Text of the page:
The access to the beach overlook.

Outside the old city, there are also lots of streets and neighborhoods to explore, or stay in, but we only explored the old town. We parked in the piazza just outside the old walls, helped by old gentlemen sitting in the square (they helped explain the parking sign — lunch is free parking), and when we returned at the end of the day, the same gentlemen were doing their “passaggiata” (daily walk to be seen, see, and catch up with neighbors) in the square.

Try to get that table for the photos. It was a bit windy out there so we ate inside.

We ate breakfast at a cafe, Caffe Dei Serafini, with a jawdropping view. Utterly amazing. The restaurant is in a cave wall of the city on the cliff and has only one table for two/three out on their tiny balcony… but if you are lucky, you can get that table, or, at least, use it for photo ops.

View to the left from the cafe balcony. Around the corner to the left is the swimming beach.

While I thought Lecce was more intellectual, and Otranto had a smaller vibe, I think that Polignano a Mare has a good combination for an overall Apulian vacation. And it has those blue waters.

I’m told that Sicily and Sardegna have blue waters as well, but for now, these have been the most jewel like yet.

A snorkeler seen from the balcony. Photo with an iPhone. No filter.

My photos were taken with my iPhone and I did not use a filter. The water really is that color. Better than on postcards.

Humane Airport Furniture

Let’s be real. People in airports need to sleep on a flat surface. So many airports make this hard to do but Rome and Copenhagen (and maybe others) have furniture that one can lie down on. Thank you.

After all, it’s not like we want to be tired and exhausted when traveling. It just is a reality. If we can rest horizontally for a bit, we will be much better tourists.

The Return of the Tourists in Shorts

Aperitivo of Aperol Spritz (the standard) in front of the Pantheon. It almost can’t get more touristy than this.

The tourists are back. Well, primarily, the German and American tourists. The kind that wear shorts. The Romans are so happy to see them. The waiters are perky and filled with enthusiasm after 18 months of no tourism. The Italian government opened up to American tourists back in May and the start was a bit slow (although I saw some within days of the “re-opening” of Italy). But, now, it’s almost July and kapow! They are back! Not like before 2020, but much more than I’ve seen here in the last six months.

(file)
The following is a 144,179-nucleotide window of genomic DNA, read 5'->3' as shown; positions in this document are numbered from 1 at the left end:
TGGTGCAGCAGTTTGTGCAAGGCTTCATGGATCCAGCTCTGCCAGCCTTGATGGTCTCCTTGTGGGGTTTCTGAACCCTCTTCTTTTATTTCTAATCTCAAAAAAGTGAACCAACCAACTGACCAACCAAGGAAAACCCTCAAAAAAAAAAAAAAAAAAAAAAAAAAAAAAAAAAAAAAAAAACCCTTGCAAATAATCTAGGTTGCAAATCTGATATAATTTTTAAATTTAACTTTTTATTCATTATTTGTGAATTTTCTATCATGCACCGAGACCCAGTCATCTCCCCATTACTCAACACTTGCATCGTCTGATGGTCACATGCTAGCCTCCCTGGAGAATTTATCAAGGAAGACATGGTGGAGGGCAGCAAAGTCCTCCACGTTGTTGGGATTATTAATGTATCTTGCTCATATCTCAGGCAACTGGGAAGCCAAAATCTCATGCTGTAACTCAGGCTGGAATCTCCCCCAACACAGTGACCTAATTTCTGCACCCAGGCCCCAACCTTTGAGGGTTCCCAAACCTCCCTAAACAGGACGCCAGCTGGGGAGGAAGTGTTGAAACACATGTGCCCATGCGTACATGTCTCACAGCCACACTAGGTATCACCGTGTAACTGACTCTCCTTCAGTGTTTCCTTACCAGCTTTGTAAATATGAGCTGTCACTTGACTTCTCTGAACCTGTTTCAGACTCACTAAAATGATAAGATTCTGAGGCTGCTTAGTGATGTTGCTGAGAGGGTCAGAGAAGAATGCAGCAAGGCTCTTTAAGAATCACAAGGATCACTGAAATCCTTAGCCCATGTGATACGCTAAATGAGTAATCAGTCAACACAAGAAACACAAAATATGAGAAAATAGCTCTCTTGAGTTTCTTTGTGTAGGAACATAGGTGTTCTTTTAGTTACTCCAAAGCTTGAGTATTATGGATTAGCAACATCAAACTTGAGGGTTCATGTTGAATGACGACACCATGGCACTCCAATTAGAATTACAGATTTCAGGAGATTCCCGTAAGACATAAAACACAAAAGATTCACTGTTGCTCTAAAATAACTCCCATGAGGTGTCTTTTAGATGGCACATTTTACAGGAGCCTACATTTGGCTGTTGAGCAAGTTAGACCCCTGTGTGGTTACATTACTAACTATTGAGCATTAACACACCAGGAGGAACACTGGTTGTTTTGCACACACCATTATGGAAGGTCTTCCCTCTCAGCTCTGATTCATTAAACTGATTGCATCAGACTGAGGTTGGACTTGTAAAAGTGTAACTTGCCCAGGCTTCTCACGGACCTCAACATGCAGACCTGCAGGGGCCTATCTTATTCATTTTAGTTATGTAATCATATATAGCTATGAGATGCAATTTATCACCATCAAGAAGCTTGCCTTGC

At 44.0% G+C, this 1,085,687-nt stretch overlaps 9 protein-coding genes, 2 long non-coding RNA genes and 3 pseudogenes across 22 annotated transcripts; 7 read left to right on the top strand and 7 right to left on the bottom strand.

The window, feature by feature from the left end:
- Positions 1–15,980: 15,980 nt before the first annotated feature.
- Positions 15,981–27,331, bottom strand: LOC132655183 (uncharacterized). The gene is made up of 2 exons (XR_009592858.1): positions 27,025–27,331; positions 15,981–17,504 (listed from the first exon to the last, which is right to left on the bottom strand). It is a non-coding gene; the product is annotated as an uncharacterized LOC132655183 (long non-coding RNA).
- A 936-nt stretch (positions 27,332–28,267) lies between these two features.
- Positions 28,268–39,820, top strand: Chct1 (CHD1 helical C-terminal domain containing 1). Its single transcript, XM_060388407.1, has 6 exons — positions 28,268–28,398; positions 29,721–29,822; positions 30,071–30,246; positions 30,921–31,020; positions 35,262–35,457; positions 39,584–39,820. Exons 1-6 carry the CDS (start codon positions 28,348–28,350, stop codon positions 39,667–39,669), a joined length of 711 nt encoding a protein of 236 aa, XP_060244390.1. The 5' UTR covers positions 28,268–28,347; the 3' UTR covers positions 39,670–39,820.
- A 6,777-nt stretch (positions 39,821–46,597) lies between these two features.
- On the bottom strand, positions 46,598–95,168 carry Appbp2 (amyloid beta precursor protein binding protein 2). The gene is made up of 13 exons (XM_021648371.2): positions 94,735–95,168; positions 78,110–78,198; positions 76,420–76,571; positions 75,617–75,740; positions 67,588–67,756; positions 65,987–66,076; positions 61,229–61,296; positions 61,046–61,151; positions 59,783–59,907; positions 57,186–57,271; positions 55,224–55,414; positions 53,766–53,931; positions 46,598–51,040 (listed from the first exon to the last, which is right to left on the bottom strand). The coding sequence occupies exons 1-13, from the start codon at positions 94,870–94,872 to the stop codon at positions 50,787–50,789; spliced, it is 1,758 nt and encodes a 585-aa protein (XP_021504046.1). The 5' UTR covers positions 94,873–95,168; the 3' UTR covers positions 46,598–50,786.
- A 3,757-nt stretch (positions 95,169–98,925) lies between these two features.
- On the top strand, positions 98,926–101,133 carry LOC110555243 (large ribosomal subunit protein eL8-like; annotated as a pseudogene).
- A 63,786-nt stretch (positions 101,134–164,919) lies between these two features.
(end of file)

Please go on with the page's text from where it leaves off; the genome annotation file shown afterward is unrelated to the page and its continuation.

A tour group.

It’s been both enjoyable and sad to have Rome to myself without tourists. I think I prefer it with tourists. Even if I don’t really want to go downtown anymore… until winter.

Golf cart tours and tourists in shorts.

While I know that most tourists come to Rome in July and August, it’s much better in February. The weather is better and the skies are blue. Currently they are gray and overcast from humidity.

Tiramisu Tasting

***** Update July 2021 ****** — I have revised my choice for the best tiramisu as I’ve now had many more and the one at Pierluigi’s still makes me want to go back for more.

This article is dedicated to a friend of mine who suggested I do a list of best tiramisu places (plus, it was recently the golden anniversary of tiramisu). There are over 12,000 restaurants in Rome, and I’d wager that most serve tiramisu, so I can’t tell you which is the best. Of the ones I’ve had over the past few months, these are some that I would recommend.

Before I moved to Rome, I didn’t like tiramisu. I realize it’s because in my experience, usually the tiramisu was a large cold clumpy mass, possibly made with alcohol. I don’t like the taste of alcohol interfering with my sweet dessert. I prefer my tiramisu to be creamy (more on creamy at the bottom) more like a trifle or Eton Mess.

An espresso size tiramisu from 3 Caffe.

Mimi e Coco (Via del Governo Vecchio 72, on one of the most picturesque streets in the center of Rome) serves a super creamy tiramisu in a glass, more like a trifle.

Mimi and Coco made one of the best I’ve tried.

Tre Caffe (Via dei Due Macelli 107, near the Vatican) serves a tiny tiramisu that satisfies.

Fisherman Burger (Via Ravenna 34) lets you eat it as you wish, serving the three parts separately.

Eat as you wish.

Di Qua (Via delle Corrozze 85B, near the Spanish Steps) have a creamy tiramisu that I even ate although I had no more appetite.

Matricianella (Via del Leone 4) also serves a creamy tiramisu.

Two Sizes (Via del Governo Vecchio 88, across from Coco e Mimi) serves tiramisu in two sizes, to go. You can take them as gifts or home to enjoy on your own.

Clear layers from Two Sizes

Many pastry shops and gelato shops will sell tiramisu and every (almost) restaurant will serve it. However, cheesecake and brownies are beginning to make their inroads.